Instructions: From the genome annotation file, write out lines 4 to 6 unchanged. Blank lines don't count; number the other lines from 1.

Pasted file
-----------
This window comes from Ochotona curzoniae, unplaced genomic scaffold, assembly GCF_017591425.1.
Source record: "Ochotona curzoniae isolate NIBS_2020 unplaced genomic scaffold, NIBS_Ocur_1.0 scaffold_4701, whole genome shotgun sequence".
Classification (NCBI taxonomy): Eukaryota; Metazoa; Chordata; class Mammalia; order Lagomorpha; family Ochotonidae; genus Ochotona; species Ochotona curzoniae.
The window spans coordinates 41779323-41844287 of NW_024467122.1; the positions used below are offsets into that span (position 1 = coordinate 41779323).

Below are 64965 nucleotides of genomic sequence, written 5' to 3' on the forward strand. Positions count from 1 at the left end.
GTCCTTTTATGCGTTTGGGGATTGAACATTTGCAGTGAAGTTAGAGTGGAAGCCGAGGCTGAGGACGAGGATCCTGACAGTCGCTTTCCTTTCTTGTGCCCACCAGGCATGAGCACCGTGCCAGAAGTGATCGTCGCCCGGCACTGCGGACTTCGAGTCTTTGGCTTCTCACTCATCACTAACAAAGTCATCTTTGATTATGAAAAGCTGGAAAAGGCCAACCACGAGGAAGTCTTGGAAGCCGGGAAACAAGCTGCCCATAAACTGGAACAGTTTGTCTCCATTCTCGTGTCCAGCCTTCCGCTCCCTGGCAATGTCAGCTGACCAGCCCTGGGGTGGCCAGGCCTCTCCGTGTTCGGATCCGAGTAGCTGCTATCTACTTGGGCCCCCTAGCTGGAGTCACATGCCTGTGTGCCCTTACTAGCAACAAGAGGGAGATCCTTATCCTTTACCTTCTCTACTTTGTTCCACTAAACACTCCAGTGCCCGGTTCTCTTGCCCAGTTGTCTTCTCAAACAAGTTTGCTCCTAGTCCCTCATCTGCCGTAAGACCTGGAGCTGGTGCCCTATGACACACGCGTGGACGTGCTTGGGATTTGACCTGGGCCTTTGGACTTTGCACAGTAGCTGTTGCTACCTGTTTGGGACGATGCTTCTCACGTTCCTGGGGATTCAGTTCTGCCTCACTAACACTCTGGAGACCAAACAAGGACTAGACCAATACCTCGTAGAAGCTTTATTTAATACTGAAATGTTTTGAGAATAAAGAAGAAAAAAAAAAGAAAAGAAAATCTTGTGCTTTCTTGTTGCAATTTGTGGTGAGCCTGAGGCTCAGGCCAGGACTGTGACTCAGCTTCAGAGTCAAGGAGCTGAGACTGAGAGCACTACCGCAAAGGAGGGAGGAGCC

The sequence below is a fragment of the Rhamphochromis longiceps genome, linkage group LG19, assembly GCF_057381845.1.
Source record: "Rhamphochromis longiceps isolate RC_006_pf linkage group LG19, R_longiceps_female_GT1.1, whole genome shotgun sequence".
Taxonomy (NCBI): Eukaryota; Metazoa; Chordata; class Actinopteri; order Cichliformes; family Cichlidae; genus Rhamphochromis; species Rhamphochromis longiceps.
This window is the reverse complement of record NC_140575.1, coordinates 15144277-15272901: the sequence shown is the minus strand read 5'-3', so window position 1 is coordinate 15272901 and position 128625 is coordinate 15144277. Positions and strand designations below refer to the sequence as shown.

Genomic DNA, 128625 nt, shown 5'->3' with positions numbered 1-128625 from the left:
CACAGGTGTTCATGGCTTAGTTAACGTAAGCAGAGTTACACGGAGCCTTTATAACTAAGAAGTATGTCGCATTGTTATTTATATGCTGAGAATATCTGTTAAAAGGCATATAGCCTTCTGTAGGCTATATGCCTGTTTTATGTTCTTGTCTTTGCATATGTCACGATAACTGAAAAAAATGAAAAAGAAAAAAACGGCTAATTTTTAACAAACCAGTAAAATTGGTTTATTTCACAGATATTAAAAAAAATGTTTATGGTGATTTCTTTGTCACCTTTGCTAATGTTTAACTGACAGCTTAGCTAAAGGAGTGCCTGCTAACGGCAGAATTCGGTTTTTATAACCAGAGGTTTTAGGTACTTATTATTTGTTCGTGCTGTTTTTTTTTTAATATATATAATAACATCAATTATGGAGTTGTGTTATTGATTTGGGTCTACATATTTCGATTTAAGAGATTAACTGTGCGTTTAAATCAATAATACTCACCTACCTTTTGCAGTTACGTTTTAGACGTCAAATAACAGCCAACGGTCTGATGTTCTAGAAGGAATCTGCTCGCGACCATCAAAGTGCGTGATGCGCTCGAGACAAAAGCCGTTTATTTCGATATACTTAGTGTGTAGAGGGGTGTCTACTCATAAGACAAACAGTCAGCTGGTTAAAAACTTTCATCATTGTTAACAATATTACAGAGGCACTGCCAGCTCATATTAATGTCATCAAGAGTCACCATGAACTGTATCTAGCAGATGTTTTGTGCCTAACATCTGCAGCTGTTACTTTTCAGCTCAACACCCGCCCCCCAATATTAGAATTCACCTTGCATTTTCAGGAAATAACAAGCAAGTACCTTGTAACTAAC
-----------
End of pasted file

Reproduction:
The window spans coordinates 41779323-41844287 of NW_024467122.1; the positions used below are offsets into that span (position 1 = coordinate 41779323).

Below are 64965 nucleotides of genomic sequence, written 5' to 3' on the forward strand. Positions count from 1 at the left end.
GTCCTTTTATGCGTTTGGGGATTGAACATTTGCAGTGAAGTTAGAGTGGAAGCCGAGGCTGAGGACGAGGATCCTGACAGTCGCTTTCCTTTCTTGTGCCCACCAGGCATGAGCACCGTGCCAGAAGTGATCGTCGCCCGGCACTGCGGACTTCGAGTCTTTGGCTTCTCACTCATCACTAACAAAGTCATCTTTGATTATGAAAAGCTGGAAAAGGCCAACCACGAGGAAGTCTTGGAAGCCGGGAAACAAGCTGCCCATAAACTGGAACAGTTTGTCTCCATTCTCGTGTCCAGCCTTCCGCTCCCTGGCAATGTCAGCTGACCAGCCCTGGGGTGGCCAGGCCTCTCCGTGTTCGGATCCGAGTAGCTGCTATCTACTTGGGCCCCCTAGCTGGAGTCACATGCCTGTGTGCCCTTACTAGCAACAAGAGGGAGATCCTTATCCTTTACCTTCTCTACTTTGTTCCACTAAACACTCCAGTGCCCGGTTCTCTTGCCCAGTTGTCTTCTCAAACAAGTTTGCTCCTAGTCCCTCATCTGCCGTAAGACCTGGAGCTGGTGCCCTATGACACACGCGTGGACGTGCTTGGGATTTGACCTGGGCCTTTGGACTTTGCACAGTAGCTGTTGCTACCTGTTTGGGACGATGCTTCTCACGTTCCTGGGGATTCAGTTCTGCCTCACTAACACTCTGGAGACCAAACAAGGACTAGACCAATACCTCGTAGAAGCTTTATTTAATACTGAAATGTTTTGAGAATAAAGAAGAAAAAAAAAAGAAAAGAAAATCTTGTGCTTTCTTGTTGCAATTTGTGGTGAGCCTGAGGCTCAGGCCAGGACTGTGACTCAGCTTCAGAGTCAAGGAGCTGAGACTGAGAGCACTACCGCAAAGGAGGGAGGAGCC